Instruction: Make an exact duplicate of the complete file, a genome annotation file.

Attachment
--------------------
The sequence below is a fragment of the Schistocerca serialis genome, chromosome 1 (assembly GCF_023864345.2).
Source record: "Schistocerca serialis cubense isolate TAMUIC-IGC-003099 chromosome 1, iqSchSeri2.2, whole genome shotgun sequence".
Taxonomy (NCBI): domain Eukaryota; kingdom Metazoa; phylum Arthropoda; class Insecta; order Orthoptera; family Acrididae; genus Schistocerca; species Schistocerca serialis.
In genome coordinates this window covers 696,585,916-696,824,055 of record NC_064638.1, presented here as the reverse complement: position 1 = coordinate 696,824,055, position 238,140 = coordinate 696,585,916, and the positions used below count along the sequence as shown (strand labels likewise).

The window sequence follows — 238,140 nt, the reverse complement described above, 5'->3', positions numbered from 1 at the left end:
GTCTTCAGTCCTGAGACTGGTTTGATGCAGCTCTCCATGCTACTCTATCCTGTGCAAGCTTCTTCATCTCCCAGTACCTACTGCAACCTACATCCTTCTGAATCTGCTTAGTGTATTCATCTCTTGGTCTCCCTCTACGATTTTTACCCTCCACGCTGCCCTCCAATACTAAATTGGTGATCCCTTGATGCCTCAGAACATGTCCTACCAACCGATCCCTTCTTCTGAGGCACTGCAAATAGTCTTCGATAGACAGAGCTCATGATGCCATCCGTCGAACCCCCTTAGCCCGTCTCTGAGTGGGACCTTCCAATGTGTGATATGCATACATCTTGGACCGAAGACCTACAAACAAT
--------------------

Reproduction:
The sequence below is a fragment of the Schistocerca serialis genome, chromosome 1 (assembly GCF_023864345.2).
Source record: "Schistocerca serialis cubense isolate TAMUIC-IGC-003099 chromosome 1, iqSchSeri2.2, whole genome shotgun sequence".
Taxonomy (NCBI): domain Eukaryota; kingdom Metazoa; phylum Arthropoda; class Insecta; order Orthoptera; family Acrididae; genus Schistocerca; species Schistocerca serialis.
In genome coordinates this window covers 696,585,916-696,824,055 of record NC_064638.1, presented here as the reverse complement: position 1 = coordinate 696,824,055, position 238,140 = coordinate 696,585,916, and the positions used below count along the sequence as shown (strand labels likewise).

The window sequence follows — 238,140 nt, the reverse complement described above, 5'->3', positions numbered from 1 at the left end:
GTCTTCAGTCCTGAGACTGGTTTGATGCAGCTCTCCATGCTACTCTATCCTGTGCAAGCTTCTTCATCTCCCAGTACCTACTGCAACCTACATCCTTCTGAATCTGCTTAGTGTATTCATCTCTTGGTCTCCCTCTACGATTTTTACCCTCCACGCTGCCCTCCAATACTAAATTGGTGATCCCTTGATGCCTCAGAACATGTCCTACCAACCGATCCCTTCTTCTGAGGCACTGCAAATAGTCTTCGATAGACAGAGCTCATGATGCCATCCGTCGAACCCCCTTAGCCCGTCTCTGAGTGGGACCTTCCAATGTGTGATATGCATACATCTTGGACCGAAGACCTACAAACAAT